Address     Data           Meaning
0x12345680  12 34 56 78    // The variable ip1(equal to address of i)
0x12345684  12 34 56 7C    // The variable ip2(equal to address of j)

So what we got were just yet some 4 byte chunks of memory containing numbers. There's no mystical or magical arrows anywhere in sight.

In fact, just by looking at a memory dump, we can't tell whether the address 0x12345680 contains an int or int*. The difference is how our program chooses to use the contents stored at this address. (The task of our program is actually just to tell the CPU what to do with these numbers.)

Then we add yet another level of indirection with int** ipp = &ip1;. Again, we just get a chunk of memory:

Address     Data           Meaning
0x12345688  12 34 56 80    // The variable ipp

The pattern does seem familiar. Yet another chunk of 4 bytes containing a number.

Now, if we had a memory dump of the above fictional little RAM, we could manually check where these pointers point. We peek at what's stored at the address of the ipp variable and find the contents 0x12345680. Which is of course the address where ip1 is stored. We can go to that address, check the contents there, and find the address of i, and then finally we can go to that address and find the number 5.

So if we take the contents of ipp, *ipp, we will get the address of the pointer variable ip1. By writing *ipp=ip2 we copy ip2 into ip1, it is equivalent to ip1=ip2. In either case we would get

Address     Data           Meaning
0x12345680  12 34 56 7C    // The variable ip1
0x12345684  12 34 56 7C    // The variable ip2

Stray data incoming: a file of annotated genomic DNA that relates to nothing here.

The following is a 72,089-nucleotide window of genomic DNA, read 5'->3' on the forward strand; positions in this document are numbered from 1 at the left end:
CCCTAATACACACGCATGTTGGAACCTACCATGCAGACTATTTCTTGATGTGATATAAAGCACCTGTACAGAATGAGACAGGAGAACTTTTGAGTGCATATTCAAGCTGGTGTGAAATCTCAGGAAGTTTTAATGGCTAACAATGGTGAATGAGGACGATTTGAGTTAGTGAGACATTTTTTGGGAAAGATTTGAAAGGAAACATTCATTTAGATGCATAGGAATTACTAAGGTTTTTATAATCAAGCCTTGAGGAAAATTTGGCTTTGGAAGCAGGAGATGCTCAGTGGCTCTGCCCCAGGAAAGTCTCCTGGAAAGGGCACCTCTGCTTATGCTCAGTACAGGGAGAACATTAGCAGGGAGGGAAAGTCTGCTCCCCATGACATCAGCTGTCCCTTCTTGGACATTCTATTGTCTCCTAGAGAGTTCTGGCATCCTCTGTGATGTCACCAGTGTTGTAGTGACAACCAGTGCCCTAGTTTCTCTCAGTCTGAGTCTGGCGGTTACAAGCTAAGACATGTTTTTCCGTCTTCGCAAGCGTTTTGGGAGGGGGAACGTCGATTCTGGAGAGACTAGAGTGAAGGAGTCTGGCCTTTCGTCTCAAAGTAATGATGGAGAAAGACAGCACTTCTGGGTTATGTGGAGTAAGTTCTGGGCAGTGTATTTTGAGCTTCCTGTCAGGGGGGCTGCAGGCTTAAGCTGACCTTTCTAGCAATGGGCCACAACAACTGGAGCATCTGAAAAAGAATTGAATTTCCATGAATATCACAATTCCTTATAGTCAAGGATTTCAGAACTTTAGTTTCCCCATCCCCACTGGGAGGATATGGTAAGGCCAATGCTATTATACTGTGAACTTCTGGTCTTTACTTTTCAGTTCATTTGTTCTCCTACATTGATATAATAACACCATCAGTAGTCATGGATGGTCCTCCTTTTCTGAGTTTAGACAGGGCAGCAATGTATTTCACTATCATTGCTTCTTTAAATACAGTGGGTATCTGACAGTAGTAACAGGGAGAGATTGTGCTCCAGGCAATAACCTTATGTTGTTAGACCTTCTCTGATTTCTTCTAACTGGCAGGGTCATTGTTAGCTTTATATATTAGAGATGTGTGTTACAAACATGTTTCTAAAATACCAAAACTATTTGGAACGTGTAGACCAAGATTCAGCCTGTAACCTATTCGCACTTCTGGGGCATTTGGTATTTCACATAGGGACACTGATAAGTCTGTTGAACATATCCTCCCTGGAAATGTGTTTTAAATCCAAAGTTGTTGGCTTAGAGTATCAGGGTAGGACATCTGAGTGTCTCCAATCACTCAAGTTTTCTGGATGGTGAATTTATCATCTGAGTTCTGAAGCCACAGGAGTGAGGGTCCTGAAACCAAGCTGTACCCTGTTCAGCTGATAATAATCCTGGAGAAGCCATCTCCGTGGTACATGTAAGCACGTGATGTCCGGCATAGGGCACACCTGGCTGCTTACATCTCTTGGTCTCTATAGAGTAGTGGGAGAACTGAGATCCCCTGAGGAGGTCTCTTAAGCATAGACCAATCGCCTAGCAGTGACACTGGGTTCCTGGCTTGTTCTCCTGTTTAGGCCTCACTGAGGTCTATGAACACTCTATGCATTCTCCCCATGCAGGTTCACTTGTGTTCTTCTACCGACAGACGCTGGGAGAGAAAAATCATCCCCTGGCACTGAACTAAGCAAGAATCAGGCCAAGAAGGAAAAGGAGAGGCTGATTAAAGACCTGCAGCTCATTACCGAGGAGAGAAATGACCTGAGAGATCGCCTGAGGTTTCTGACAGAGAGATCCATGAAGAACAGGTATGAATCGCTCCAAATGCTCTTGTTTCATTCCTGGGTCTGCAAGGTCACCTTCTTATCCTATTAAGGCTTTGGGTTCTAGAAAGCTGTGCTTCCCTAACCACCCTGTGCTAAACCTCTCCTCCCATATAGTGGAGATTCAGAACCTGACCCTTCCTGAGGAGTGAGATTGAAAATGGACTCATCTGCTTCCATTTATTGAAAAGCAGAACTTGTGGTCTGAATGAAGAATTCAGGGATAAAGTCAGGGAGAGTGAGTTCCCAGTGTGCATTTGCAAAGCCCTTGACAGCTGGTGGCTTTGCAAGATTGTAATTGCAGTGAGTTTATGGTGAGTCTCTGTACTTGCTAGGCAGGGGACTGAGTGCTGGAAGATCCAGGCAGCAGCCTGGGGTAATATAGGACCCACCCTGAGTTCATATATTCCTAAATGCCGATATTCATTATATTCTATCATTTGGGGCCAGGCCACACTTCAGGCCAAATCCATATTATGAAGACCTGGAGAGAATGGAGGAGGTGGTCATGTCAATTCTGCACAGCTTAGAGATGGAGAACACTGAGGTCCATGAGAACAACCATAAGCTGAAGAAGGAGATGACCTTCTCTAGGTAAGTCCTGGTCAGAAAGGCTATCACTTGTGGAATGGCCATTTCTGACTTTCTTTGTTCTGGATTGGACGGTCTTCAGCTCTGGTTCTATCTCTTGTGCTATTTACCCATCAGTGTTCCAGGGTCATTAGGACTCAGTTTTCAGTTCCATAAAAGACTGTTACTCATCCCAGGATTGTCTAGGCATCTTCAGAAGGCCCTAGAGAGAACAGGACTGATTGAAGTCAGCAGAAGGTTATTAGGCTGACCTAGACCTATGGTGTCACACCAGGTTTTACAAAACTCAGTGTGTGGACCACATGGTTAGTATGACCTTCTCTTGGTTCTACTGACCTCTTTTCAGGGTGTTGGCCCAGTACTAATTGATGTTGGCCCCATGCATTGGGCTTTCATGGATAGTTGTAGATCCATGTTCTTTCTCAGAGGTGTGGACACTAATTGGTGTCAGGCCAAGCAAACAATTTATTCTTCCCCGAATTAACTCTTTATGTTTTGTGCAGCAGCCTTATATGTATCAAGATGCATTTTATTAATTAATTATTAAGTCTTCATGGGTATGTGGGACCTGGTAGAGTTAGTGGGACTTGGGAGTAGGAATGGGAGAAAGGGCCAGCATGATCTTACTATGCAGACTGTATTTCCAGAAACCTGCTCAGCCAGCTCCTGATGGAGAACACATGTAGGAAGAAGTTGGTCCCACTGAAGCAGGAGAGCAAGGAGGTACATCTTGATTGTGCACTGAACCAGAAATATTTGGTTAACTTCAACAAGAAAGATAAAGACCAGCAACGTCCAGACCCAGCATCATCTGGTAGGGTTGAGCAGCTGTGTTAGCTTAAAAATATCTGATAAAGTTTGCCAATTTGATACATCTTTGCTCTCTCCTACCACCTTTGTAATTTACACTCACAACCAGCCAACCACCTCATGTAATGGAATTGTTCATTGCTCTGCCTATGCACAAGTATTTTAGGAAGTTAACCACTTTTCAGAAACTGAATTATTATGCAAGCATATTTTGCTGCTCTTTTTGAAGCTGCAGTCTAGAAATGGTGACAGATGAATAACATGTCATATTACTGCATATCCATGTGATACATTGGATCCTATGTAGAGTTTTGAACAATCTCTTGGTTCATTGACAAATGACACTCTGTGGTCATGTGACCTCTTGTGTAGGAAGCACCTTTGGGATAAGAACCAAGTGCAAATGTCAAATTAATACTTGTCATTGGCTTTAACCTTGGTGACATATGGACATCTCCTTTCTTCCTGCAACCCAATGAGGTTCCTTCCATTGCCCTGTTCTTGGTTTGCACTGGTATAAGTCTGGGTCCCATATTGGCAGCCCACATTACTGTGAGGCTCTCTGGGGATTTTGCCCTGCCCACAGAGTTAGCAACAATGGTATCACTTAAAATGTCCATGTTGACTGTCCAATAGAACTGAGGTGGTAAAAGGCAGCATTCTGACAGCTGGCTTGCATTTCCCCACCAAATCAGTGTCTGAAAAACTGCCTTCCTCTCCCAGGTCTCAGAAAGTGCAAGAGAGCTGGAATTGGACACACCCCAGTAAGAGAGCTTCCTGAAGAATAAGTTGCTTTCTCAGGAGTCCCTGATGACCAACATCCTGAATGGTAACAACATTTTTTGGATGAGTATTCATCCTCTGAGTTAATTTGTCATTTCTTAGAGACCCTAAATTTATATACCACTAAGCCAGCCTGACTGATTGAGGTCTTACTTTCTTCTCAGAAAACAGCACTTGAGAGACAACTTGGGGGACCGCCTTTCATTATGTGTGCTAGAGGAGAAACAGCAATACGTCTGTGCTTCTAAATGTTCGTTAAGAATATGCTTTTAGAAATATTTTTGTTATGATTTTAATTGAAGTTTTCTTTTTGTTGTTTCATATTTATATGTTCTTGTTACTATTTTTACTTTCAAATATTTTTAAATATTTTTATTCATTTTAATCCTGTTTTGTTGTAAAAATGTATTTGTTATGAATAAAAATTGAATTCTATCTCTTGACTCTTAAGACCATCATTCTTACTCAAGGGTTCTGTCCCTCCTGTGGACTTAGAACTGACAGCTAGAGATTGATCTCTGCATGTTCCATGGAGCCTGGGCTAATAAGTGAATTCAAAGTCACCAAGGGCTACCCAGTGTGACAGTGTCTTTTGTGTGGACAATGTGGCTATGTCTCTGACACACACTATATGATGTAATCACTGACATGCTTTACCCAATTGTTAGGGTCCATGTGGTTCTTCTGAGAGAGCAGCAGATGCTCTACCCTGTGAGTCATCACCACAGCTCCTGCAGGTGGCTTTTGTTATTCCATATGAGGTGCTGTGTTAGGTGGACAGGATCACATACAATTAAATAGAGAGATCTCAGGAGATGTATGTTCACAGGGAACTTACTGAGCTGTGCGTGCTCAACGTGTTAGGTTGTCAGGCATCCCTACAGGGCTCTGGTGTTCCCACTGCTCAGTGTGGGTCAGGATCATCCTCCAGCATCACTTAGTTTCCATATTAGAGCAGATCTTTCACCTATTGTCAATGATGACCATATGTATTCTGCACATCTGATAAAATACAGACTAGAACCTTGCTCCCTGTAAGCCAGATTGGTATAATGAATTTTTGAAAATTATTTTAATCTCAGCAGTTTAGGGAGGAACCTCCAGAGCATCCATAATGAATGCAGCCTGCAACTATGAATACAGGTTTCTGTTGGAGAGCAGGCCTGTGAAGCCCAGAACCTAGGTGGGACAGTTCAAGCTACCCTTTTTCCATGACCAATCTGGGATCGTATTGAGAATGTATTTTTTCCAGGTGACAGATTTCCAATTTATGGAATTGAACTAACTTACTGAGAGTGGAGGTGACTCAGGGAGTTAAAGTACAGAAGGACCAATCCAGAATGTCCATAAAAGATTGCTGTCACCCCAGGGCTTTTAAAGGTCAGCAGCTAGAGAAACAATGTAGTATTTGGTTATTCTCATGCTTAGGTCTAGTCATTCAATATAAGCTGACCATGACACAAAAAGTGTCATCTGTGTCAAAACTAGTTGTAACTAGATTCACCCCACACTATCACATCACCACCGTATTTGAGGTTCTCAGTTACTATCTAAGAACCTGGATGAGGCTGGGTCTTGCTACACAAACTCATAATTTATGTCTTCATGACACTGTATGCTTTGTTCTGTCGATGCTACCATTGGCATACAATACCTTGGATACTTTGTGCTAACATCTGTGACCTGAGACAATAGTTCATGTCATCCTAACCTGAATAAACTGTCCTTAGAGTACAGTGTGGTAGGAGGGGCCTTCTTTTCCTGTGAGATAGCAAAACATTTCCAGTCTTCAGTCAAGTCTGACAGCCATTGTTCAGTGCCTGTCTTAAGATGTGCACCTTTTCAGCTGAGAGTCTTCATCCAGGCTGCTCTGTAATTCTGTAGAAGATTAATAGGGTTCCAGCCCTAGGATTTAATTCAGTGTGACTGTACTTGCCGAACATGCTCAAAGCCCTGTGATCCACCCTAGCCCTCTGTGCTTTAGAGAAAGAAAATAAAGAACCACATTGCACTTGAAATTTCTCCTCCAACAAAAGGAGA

(These examples were given for a big endian CPU)

share|improve this answer
Though I take your point, there is value in thinking of pointers as abstract, mysterious entities. Any particular implementation of pointers is just numbers, but the implementation strategy you sketch is not a requirement of an implementation, it's just a common strategy. Pointers need not be the same size as an int, pointers need not be addresses in a flat virtual memory model, and so on; these are merely implementation details. – Eric Lippert Feb 6 '14 at 15:56
@EricLippert I think one can make this example more abstract by not using actual memory addresses or data blocks. If it was a table stating something like location, value, variable where location was 1,2,3,4,5 and value was A,1,B,C,3, the corresponding idea of pointers could be explained easily without the use of arrows, which are inherently confusing. With whatever implementation one chooses, a value exists at some location, and this is piece of the puzzle that becomes obfuscated when modeling with arrows. – MirroredFate Feb 6 '14 at 19:02
@EricLippert In my experience, most of the would-be C programmers who have problems understanding pointers, are those who were fed abstract, artificial models. Abstraction is not helpful, because the whole purpose of the C language today, is that it's close to the hardware. If you are learning C but don't intend to write code close to the hardware, you are wasting your time. Java etc is a much better choice if you don't want to know how computers work, but just do high level programming. – Lundin Feb 7 '14 at 7:22
@EricLippert And yes, various obscure implementations of pointers may exist, where the pointers don't necessarily correspond to addresses. But drawing arrows aren't going to help you understand how those work either. At some point you have to leave the abstract thinking and get down to the hardware level, otherwise you should not be using C. There are many far more suitable, modern languages intended for purely abstract high-level programming. – Lundin Feb 7 '14 at 7:27